Clare Hollingworth

Clare Hollingworth fue una periodista y corresponsal de guerra británica.

Como reportera de The Daily Telegraph en 1939, mientras viajaba de Polonia a Alemania, vio y reportó sobre las fuerzas alemanas reunidas en la frontera con Polonia, siendo la primera en reportar la inminente invasión alemana de Polonia y el inicio de la Segunda Guerra Mundial.

Hollingworth falleció en enero del 2017, a la edad de 105 años.


Tank edition may 1942, having screened the case and redesigned the tower
Tank release in may, 1942, Sverdlovsk
Riveted connections replaced by welded, we also see the duct in the roof of the tower
The tank has received driving wheels of a new design. The hull sides are connected by welding
One of the tanks of the plant №37 on the front. Clearly visible flat driver’s hatch
Padded T-60 Zavod No. 37. It is clearly seen that the stop signal was postponed. Also, a visible duct in the turret hatch
Download ammunition, 30th guards tank brigade. The summer of 1943
T-60, lined in the course Sinyavinskaya operations
One of the tanks of the 61st tank brigade, January 1943
The tanks of the 30th guards tank brigade in the battles of summer 1943

A Panzer IV Ausf. H Crew of the 22nd Pz. Regt., 21st Pz. Division -

The young German Leutnant wears a fallschirmjäger tunic Heer eagle and collar tabs applied- tucked into his Pz trousers!
They are resting outside 50, Boulevard des Belges, Rouen, France, late in the afternoon of the (*25th of August 1944.)

This is one of several close-ups of this particular panzer crew, taken by KB Karl Müller on the Boulevard des Belges, Rouen, during the German retreat of August, 1944. Rouen was one of the few places were heavy vehicles could be ferried across the Seine and the quais were packed with war material and men when on the 25th August, after 4 days of rain, the clear skies brought Allied bombers who carpet bombed the area for 45 minutes with some bombs falling on the other side of the river along the Boulevard were this photo was taken. *Although an exact date is not given, this photo was probably taken on the 25th August, the day Müller crossed the river, and before 7 p.m., the time of the Allied bombing.“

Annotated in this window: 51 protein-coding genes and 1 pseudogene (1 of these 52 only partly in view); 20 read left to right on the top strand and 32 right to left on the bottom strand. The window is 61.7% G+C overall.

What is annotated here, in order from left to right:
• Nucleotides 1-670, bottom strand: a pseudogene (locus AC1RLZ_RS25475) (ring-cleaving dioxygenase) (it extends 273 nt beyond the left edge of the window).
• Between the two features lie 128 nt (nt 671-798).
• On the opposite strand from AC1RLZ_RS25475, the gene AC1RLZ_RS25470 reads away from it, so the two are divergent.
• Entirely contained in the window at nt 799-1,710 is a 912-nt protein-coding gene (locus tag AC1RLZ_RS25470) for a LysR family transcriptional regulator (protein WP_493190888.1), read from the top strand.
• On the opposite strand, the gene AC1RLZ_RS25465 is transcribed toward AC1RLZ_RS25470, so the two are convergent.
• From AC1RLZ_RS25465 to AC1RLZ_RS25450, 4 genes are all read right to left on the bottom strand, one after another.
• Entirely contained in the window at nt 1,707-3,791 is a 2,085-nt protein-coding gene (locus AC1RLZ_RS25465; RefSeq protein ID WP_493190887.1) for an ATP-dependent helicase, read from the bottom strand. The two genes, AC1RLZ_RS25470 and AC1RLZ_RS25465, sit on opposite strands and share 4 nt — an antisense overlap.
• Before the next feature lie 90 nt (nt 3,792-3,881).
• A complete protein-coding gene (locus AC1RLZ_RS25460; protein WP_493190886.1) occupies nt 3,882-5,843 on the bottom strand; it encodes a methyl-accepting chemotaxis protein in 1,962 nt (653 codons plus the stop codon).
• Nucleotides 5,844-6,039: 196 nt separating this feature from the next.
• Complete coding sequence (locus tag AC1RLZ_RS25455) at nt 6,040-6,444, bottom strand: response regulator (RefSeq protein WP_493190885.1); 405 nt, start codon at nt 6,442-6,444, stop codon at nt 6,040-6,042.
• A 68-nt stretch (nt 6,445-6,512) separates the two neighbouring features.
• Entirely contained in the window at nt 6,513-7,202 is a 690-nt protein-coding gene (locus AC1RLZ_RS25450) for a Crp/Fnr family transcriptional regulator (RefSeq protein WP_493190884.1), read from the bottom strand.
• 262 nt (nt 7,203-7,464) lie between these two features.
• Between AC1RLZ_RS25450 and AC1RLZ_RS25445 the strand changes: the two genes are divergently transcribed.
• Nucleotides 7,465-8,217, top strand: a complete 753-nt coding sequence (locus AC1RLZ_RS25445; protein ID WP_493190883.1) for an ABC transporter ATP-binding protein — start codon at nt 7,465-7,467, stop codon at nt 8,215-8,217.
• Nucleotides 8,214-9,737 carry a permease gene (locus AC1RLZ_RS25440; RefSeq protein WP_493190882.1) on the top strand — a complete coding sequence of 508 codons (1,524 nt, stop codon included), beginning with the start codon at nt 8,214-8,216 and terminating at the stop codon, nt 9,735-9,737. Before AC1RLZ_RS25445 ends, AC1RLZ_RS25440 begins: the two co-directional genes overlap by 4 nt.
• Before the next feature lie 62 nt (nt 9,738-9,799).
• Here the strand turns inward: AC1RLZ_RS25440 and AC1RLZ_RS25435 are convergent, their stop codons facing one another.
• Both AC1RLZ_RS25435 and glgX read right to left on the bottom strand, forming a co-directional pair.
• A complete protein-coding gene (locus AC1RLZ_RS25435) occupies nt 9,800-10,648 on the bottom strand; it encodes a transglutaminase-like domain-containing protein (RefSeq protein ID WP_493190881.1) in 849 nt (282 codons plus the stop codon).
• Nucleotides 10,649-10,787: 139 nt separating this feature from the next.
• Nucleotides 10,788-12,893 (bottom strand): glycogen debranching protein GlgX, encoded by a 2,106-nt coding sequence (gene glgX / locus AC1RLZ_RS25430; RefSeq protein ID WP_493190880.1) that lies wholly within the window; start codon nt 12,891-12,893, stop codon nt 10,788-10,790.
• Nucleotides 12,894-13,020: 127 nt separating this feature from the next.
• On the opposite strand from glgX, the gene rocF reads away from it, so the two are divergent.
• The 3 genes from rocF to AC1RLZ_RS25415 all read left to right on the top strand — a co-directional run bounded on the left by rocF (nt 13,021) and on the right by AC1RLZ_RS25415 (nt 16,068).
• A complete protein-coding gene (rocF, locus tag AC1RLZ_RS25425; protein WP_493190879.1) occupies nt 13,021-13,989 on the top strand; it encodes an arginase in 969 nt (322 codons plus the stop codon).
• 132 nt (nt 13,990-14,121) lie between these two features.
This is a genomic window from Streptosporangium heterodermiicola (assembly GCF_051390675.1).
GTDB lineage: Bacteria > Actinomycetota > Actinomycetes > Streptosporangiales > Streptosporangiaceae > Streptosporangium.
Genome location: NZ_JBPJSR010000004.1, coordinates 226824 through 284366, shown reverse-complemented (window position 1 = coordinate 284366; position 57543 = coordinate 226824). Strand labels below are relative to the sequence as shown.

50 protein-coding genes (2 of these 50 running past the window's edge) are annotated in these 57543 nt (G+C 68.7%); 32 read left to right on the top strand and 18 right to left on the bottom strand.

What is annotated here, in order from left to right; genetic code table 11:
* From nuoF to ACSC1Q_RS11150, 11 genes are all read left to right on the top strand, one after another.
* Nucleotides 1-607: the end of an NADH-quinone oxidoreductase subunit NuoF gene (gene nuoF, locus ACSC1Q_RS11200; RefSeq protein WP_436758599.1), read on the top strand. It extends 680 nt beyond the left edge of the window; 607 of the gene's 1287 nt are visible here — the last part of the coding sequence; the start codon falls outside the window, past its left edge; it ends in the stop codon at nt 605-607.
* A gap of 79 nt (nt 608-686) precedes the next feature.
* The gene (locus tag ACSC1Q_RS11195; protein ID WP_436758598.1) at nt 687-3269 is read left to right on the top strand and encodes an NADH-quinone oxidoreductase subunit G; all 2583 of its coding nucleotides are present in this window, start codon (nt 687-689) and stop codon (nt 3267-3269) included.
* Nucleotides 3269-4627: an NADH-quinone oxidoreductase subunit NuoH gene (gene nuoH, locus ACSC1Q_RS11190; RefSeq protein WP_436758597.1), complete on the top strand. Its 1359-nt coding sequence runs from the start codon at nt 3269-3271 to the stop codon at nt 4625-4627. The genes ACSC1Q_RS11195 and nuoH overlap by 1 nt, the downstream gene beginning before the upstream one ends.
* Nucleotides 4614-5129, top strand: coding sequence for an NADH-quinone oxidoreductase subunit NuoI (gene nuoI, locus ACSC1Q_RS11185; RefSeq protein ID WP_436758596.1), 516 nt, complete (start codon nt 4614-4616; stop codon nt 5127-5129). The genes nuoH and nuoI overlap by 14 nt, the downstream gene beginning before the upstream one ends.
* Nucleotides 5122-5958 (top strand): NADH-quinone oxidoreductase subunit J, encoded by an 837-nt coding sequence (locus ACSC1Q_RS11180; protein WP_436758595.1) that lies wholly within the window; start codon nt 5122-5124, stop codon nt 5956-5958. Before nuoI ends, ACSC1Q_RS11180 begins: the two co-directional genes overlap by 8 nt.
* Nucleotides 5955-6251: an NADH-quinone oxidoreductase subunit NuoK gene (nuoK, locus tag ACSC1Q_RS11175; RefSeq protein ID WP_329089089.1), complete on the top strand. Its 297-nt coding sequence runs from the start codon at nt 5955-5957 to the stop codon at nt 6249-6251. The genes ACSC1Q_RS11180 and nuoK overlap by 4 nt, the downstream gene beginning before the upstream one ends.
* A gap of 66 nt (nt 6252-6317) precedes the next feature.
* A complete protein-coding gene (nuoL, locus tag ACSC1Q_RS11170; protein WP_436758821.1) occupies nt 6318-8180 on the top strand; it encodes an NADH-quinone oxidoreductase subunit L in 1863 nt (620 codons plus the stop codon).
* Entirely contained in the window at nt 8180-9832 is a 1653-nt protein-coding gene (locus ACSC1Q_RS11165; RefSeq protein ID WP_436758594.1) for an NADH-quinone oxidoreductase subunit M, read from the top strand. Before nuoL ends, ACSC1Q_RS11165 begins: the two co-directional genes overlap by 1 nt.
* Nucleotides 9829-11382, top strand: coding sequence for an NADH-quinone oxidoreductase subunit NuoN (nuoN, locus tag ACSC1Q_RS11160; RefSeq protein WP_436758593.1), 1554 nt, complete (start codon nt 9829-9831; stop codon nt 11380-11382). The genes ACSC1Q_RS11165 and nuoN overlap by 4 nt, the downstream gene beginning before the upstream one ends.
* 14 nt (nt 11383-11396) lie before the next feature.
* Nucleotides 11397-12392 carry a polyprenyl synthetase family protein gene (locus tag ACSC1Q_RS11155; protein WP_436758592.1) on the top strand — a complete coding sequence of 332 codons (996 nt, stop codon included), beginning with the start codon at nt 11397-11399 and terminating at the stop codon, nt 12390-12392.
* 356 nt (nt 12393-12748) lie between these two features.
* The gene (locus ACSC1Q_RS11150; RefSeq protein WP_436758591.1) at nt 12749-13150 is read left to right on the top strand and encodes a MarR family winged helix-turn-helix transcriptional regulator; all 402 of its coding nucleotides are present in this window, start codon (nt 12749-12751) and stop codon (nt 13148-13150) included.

"In Rouen, the railway bridge Eauplet, though damaged, allowed to evacuate tens of thousands. A Elbeuf, another bridge remained in operation until the occupation of the city at the junction of the allied forces. In addition to three boats bridges, the Germans resumed their service several tanks - as Caudebec - to get out of the loops of the Seine. In the end, fifty crossings allowed the evacuation.
By the 29th of August, the crossing operations were completed. Of all the troops who were outside the Falaise pocket, over 90% were able to go with three quarters of the tanks. It is estimated that nearly 230,000 men, 30,000 vehicles and nearly 150 tanks managed to escape the allies. After the bloody fiasco Chambois and strategic defeat in the Battle of Normandy, this escape under the very noses of the pursuers was an undeniable success.”
('Rouen under the Occupation’, 1940-1940 by Patrick Coiffier)

(Photographer - Kriegsberichter Karl Müller)

Coloured By Richard James Molloy

Panzer VI ‘Tiger I’ (211) of 2./s.Pz.Abt. 503 during 'Operation Zitadelle’ in the Belgorod area of Russia. Early August 1943.

The 503rd (attached to XI. Armeekorps), took part in Operation Zitadelle, an offensive operation meant to destroy the Kursk salient. Four days before the start of “Zitadelle,” the abteilung reported that 42 of their 45 Tiger tanks were operational.
The Tigers of the 503rd performed well in the offensive, losing three Tigers during Zitadelle and five more during the subsequent withdrawal. From July 5 to August 17, the unit claimed the destruction of 385 tanks, 4 assault guns and 265 anti-tank guns.

(Jointly colourised by Doug and Richard)